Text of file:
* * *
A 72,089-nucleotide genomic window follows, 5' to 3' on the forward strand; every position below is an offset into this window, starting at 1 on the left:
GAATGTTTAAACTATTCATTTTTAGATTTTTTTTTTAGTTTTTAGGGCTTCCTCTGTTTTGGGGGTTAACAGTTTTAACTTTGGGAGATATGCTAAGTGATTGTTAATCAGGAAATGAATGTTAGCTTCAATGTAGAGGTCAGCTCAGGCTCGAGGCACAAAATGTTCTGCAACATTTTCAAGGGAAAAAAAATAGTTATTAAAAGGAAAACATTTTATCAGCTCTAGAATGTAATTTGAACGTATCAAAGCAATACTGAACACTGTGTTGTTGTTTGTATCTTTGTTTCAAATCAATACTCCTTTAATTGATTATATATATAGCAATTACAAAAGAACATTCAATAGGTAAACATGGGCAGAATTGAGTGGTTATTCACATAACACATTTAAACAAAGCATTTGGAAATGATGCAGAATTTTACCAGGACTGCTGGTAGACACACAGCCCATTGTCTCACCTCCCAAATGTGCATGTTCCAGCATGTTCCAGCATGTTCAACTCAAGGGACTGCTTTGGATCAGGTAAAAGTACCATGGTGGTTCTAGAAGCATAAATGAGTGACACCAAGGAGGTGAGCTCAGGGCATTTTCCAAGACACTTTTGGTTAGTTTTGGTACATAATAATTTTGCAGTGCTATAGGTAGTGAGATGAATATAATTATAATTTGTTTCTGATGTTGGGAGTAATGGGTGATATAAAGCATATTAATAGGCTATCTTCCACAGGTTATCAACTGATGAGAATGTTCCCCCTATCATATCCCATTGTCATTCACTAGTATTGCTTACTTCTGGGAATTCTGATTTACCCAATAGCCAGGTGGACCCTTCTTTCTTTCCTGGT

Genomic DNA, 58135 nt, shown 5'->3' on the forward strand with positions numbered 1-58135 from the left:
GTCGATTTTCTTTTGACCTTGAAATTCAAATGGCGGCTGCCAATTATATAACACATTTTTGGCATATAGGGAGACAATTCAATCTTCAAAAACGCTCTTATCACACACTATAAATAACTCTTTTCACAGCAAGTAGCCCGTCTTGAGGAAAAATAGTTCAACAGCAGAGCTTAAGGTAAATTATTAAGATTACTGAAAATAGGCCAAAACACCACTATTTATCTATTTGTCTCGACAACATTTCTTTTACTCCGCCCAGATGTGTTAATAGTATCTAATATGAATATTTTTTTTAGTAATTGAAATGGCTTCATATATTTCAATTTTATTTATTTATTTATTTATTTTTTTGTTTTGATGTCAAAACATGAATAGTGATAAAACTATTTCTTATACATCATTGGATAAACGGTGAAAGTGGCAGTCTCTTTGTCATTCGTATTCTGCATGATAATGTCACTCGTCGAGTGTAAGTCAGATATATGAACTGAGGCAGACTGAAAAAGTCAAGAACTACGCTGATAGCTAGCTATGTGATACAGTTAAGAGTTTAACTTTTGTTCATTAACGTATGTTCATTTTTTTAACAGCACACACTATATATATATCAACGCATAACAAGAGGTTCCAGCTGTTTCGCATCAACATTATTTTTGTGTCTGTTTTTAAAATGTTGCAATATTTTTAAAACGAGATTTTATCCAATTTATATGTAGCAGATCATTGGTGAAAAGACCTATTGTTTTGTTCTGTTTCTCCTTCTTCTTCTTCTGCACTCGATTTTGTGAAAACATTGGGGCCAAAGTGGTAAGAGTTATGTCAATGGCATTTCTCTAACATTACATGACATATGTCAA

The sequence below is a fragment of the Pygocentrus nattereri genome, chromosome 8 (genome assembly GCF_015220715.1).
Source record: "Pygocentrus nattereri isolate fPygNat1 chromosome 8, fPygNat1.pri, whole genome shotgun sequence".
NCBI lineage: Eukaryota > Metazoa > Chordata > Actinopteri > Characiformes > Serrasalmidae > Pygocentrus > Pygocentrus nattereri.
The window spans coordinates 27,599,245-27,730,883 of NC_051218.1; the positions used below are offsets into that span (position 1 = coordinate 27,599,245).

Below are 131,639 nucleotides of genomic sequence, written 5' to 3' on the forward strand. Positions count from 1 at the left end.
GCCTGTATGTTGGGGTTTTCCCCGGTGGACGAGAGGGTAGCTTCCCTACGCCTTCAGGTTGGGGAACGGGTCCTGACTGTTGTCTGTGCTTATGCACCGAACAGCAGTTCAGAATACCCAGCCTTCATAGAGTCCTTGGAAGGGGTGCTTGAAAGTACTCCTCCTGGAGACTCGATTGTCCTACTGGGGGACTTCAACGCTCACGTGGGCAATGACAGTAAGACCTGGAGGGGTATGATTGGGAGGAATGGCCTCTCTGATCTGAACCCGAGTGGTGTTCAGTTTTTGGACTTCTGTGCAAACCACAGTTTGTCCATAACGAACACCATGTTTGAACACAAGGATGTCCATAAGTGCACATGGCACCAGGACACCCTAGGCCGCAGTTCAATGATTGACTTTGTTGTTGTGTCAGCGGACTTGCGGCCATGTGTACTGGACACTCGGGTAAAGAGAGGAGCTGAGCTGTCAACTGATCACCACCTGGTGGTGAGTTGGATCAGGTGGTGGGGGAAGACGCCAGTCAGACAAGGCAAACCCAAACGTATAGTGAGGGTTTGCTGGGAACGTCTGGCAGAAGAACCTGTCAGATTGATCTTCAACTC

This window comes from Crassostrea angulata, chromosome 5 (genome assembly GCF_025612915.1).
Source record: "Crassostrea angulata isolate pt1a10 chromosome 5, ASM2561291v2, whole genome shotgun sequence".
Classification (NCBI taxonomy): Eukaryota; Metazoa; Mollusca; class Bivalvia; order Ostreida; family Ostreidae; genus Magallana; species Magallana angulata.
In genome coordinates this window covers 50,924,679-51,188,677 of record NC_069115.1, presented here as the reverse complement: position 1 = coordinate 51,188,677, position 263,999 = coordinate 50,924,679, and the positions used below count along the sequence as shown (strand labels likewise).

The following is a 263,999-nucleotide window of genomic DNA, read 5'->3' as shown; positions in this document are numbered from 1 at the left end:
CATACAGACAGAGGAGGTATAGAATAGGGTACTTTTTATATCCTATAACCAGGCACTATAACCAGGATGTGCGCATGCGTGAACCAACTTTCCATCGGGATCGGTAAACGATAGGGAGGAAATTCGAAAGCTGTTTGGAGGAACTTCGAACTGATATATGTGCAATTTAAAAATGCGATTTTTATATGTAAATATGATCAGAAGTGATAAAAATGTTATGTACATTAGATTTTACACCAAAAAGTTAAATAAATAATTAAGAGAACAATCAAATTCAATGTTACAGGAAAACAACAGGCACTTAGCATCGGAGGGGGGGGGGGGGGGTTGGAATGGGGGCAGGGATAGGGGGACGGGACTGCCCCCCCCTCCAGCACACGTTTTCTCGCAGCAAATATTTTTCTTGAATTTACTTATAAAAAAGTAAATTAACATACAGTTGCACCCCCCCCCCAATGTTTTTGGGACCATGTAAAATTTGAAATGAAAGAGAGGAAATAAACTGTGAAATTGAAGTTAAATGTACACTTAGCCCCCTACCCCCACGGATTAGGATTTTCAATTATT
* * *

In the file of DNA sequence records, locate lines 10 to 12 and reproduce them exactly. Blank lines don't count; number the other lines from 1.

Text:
GCCTGTATGTTGGGGTTTTCCCCGGTGGACGAGAGGGTAGCTTCCCTACGCCTTCAGGTTGGGGAACGGGTCCTGACTGTTGTCTGTGCTTATGCACCGAACAGCAGTTCAGAATACCCAGCCTTCATAGAGTCCTTGGAAGGGGTGCTTGAAAGTACTCCTCCTGGAGACTCGATTGTCCTACTGGGGGACTTCAACGCTCACGTGGGCAATGACAGTAAGACCTGGAGGGGTATGATTGGGAGGAATGGCCTCTCTGATCTGAACCCGAGTGGTGTTCAGTTTTTGGACTTCTGTGCAAACCACAGTTTGTCCATAACGAACACCATGTTTGAACACAAGGATGTCCATAAGTGCACATGGCACCAGGACACCCTAGGCCGCAGTTCAATGATTGACTTTGTTGTTGTGTCAGCGGACTTGCGGCCATGTGTACTGGACACTCGGGTAAAGAGAGGAGCTGAGCTGTCAACTGATCACCACCTGGTGGTGAGTTGGATCAGGTGGTGGGGGAAGACGCCAGTCAGACAAGGCAAACCCAAACGTATAGTGAGGGTTTGCTGGGAACGTCTGGCAGAAGAACCTGTCAGATTGATCTTCAACTC

This window comes from Crassostrea angulata, chromosome 5 (genome assembly GCF_025612915.1).
Source record: "Crassostrea angulata isolate pt1a10 chromosome 5, ASM2561291v2, whole genome shotgun sequence".